Scouting Report: Eagles’ Offense Comes With Run-Heavy Approach

As we’ve been doing for several years now, we’ll break down the Pittsburgh Steelers’ opponent each week, telling you what to expect from a scheme and individual standpoint. Like last year, Josh Carney and I will cover the opposing team’s defense. I will focus on scheme, Josh on the players.

Today, scouting the Philadelphia Eagles’ offense.



In a pass-happy NFL, the Eagles’ run game is still their core. They come with another mobile quarterback in Jalen Hurts, one of the best scramblers in football. Their efficiency may not look overly impressive, a 4.2 YPC, which ranks tied for just 22nd in football. But they have a league-high 13 touchdowns. Miles Sanders leads the group in carries and average at a healthy 4.6 per rush. He has four touchdowns with Hurts leading the way with six of them. Five of Hurts’ six rushing scores have come inside the ten-yard line. That’s tied for most in football with RBs Josh Jacobs and Nick Chubb. So Hurts in goal-to-go situations makes him a serious run threat.

As a team, they have 25 runs of 10+ yards, tied for seventh most in the league. Interestingly, there’s not an overly explosive running team, just two runs of 20+ yards, one of the league’s worst marks. It speaks to why their YPC is on the lower end of things but shows they’re a consistent run game that doesn’t rely on a couple of big plays to jumpstart their ground game. They may not win the battle but they win the war.

Schematically, with a mobile quarterback, they run a lot of zone read looks. Unblock the EMOL (end man on line of scrimmage) and read him and make him wrong. If he takes the back, the QB keeps. If he stays outside, give to the back. An example of each.

They’ll also run some power concepts out of those looks too, an interesting way to run it.

One wrinkle the Eagles add in is by positioning the back late. They will often show up in a pistol look with the back behind the quarterback and place him right/left late in the play clock. That keeps the defense on their toes about what direction the back is going. Generally speaking, the back runs the opposite side he’s aligned to. Meaning, if the back is on the right side, he’ll run left and vice versa. Just the natural flow of things at the mesh point of the handoff.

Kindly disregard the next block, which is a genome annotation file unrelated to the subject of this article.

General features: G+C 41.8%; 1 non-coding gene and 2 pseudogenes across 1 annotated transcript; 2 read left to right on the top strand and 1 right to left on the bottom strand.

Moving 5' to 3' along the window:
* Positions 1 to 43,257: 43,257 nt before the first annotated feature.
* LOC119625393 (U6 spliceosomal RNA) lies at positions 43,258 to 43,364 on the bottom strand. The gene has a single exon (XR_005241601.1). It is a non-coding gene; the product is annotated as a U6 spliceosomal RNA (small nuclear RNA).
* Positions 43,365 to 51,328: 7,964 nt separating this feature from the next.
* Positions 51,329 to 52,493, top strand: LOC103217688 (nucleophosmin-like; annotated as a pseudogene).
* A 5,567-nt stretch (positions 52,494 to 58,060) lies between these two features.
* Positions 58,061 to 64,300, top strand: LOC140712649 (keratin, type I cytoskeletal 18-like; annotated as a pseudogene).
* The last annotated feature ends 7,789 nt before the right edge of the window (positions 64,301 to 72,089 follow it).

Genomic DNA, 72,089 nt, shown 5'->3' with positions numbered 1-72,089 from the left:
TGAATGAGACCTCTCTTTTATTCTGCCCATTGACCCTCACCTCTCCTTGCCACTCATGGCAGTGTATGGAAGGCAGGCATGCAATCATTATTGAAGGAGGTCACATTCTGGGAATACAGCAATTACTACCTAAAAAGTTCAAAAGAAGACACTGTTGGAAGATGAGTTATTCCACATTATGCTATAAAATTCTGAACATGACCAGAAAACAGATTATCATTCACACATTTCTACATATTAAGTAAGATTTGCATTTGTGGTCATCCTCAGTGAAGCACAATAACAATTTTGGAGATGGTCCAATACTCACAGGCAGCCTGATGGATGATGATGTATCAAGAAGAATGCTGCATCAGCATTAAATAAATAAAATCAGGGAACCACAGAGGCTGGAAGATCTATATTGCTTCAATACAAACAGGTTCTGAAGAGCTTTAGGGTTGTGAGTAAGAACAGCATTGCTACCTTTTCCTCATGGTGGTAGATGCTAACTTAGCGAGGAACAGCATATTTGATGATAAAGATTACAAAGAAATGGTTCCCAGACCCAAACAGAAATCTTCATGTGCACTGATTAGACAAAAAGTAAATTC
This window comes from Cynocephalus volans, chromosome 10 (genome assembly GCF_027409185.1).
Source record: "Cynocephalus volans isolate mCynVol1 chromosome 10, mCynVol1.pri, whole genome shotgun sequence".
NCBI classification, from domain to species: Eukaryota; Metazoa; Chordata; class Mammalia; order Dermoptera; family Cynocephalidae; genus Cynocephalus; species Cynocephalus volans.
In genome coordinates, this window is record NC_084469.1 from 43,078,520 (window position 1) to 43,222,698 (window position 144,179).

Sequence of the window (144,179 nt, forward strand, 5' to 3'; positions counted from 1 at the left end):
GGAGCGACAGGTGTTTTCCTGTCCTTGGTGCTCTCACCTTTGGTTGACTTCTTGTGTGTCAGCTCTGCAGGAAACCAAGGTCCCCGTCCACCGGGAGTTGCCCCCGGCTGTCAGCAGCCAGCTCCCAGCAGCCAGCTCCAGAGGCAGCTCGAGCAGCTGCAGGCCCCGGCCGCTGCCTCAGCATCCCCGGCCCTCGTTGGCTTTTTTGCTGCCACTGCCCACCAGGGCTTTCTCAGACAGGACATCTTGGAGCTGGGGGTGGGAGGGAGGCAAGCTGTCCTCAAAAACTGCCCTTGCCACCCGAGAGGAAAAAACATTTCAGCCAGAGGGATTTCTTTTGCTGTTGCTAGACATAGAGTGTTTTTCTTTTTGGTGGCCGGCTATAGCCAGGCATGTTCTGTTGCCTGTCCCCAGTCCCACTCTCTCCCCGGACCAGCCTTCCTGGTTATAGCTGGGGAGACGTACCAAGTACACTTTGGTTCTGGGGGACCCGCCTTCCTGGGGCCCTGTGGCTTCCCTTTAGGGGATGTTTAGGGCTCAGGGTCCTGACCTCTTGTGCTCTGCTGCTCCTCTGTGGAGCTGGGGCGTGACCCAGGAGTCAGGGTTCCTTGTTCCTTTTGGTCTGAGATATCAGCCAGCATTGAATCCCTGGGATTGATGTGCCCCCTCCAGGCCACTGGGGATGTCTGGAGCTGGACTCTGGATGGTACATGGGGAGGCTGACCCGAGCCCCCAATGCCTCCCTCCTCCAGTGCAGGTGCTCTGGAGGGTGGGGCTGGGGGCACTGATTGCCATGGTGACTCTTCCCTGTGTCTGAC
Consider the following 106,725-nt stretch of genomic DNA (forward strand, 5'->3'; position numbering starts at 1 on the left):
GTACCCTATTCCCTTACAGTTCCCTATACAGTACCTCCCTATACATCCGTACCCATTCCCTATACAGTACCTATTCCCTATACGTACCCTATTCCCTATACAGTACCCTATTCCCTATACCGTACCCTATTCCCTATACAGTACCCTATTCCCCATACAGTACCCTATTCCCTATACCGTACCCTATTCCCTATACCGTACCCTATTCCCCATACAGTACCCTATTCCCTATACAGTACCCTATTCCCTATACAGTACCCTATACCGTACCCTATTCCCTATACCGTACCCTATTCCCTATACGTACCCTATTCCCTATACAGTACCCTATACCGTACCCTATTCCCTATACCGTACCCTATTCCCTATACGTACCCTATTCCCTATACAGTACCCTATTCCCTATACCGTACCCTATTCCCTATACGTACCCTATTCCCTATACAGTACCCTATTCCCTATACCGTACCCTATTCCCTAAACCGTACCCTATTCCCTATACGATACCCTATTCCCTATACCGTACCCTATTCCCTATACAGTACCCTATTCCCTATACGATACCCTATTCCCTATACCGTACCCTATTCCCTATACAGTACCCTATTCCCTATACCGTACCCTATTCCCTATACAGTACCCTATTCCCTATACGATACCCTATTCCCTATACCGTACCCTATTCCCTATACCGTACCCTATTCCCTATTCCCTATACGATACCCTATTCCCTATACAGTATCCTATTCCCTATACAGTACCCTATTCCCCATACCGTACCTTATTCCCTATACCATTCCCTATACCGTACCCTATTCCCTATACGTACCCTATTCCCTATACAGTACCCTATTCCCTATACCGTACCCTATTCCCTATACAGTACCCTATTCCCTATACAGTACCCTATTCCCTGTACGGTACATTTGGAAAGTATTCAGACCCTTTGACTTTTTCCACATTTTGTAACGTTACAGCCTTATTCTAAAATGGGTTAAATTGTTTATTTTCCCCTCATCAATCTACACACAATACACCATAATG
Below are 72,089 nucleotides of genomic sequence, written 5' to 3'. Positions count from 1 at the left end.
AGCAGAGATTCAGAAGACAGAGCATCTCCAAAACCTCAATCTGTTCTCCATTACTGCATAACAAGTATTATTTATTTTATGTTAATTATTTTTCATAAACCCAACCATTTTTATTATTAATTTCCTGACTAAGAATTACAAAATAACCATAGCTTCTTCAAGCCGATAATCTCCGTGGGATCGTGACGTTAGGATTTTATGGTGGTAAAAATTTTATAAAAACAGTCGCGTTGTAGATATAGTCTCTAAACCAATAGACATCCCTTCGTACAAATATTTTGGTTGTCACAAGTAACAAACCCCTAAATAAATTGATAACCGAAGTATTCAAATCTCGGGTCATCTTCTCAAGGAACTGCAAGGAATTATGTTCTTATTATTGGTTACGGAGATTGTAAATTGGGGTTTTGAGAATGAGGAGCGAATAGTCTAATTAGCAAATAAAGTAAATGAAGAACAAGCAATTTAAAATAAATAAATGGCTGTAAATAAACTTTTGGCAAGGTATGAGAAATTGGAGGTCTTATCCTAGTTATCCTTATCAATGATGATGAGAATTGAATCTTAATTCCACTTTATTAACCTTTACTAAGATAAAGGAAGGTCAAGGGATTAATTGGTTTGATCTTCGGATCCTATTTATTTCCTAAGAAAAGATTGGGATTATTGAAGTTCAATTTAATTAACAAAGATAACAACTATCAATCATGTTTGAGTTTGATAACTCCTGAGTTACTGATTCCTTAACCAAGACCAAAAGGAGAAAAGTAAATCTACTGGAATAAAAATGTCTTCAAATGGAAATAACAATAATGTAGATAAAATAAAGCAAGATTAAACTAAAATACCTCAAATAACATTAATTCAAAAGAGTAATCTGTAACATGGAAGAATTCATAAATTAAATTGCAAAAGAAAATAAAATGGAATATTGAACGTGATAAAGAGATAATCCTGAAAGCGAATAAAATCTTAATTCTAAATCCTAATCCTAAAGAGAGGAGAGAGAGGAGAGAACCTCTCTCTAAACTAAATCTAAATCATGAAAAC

Overall, they ran a fair amount of inside zone. I’d call that their base run-game concept. Also need to alert QB draw out of empty sets, a common theme for running quarterbacks. They’re also a heavy QB sneak team and will dress it up in some interesting ways. They can use a “pusher” which is becoming popular around the league (Pittsburgh tried doing it last week with WR Miles Boykin) and they even did it out a bonafide-looking victory formation, too. Pretty wild looking.

Against the Arizona Cardinals, they once ran four straight QB sneaks on the goal line before finally getting in the end zone.

Some other numbers. They’re the 4th-ranked offense in football averaging 26.8 points per game. They’ve scored 24+ points in five of six games and 20+ in all six. Pittsburgh’s offense hasn’t scored more than 20 points in a single game this year. Their offense is very strange though. They have scored an incredible 112 points in the second quarter this season, 26 more than any other team, while being a bottom-five offense in first, third, and fourth quarter this year. Here’s the breakdown.

1st Quarter: 14 points (26th)
2nd Quarter: 112 points (1st)
3rd Quarter: 17 points (T-25th)
4th Quarter: 18 points (29th)

Very strange curve. But the Steelers are going to have to find a way to win the second quarter. They’re a strong situational team, ranking both 6th on third down (43.7%) and in the red zone (64%). However, they are the worst “third and long” team in the league. They convert just 7.1% of their 3rd and 7+ plays, 32nd in football. The sample size is small and they do well to avoid those moments (14 total plays – the fewest attempts in the league) but they do notably struggle there.

They’re easily tops in the league in taking care of the ball too, turning the ball over just twice all season. Every other team has at least five giveaways. Both have been Hurts’ interceptions coming in Week 2 and Week 4.